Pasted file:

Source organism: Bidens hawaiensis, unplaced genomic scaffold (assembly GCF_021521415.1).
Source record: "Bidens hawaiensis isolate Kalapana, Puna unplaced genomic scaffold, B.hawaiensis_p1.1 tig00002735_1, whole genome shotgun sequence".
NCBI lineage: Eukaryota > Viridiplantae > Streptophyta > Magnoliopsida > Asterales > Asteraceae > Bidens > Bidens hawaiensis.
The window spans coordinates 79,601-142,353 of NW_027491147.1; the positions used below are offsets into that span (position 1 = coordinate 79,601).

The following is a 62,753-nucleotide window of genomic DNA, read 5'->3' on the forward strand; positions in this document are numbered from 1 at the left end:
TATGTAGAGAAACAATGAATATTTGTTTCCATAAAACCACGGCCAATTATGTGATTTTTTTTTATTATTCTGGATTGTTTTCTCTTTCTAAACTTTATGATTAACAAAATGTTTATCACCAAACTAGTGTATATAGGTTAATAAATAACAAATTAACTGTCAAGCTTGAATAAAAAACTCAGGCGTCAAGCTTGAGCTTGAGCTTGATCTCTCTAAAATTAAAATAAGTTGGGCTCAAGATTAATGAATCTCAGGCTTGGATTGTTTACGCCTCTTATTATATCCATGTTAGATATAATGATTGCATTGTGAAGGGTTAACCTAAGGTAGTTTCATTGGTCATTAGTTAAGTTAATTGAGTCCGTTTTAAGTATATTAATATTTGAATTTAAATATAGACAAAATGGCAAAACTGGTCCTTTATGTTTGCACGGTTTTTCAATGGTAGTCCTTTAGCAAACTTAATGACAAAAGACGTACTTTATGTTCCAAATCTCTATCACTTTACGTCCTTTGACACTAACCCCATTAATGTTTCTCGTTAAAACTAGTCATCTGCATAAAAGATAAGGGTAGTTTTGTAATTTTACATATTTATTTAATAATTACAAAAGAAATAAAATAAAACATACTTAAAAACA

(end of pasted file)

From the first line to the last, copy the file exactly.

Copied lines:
Source organism: Bidens hawaiensis, unplaced genomic scaffold (assembly GCF_021521415.1).
Source record: "Bidens hawaiensis isolate Kalapana, Puna unplaced genomic scaffold, B.hawaiensis_p1.1 tig00002735_1, whole genome shotgun sequence".
NCBI lineage: Eukaryota > Viridiplantae > Streptophyta > Magnoliopsida > Asterales > Asteraceae > Bidens > Bidens hawaiensis.
The window spans coordinates 79,601-142,353 of NW_027491147.1; the positions used below are offsets into that span (position 1 = coordinate 79,601).

The following is a 62,753-nucleotide window of genomic DNA, read 5'->3' on the forward strand; positions in this document are numbered from 1 at the left end:
TATGTAGAGAAACAATGAATATTTGTTTCCATAAAACCACGGCCAATTATGTGATTTTTTTTTATTATTCTGGATTGTTTTCTCTTTCTAAACTTTATGATTAACAAAATGTTTATCACCAAACTAGTGTATATAGGTTAATAAATAACAAATTAACTGTCAAGCTTGAATAAAAAACTCAGGCGTCAAGCTTGAGCTTGAGCTTGATCTCTCTAAAATTAAAATAAGTTGGGCTCAAGATTAATGAATCTCAGGCTTGGATTGTTTACGCCTCTTATTATATCCATGTTAGATATAATGATTGCATTGTGAAGGGTTAACCTAAGGTAGTTTCATTGGTCATTAGTTAAGTTAATTGAGTCCGTTTTAAGTATATTAATATTTGAATTTAAATATAGACAAAATGGCAAAACTGGTCCTTTATGTTTGCACGGTTTTTCAATGGTAGTCCTTTAGCAAACTTAATGACAAAAGACGTACTTTATGTTCCAAATCTCTATCACTTTACGTCCTTTGACACTAACCCCATTAATGTTTCTCGTTAAAACTAGTCATCTGCATAAAAGATAAGGGTAGTTTTGTAATTTTACATATTTATTTAATAATTACAAAAGAAATAAAATAAAACATACTTAAAAACA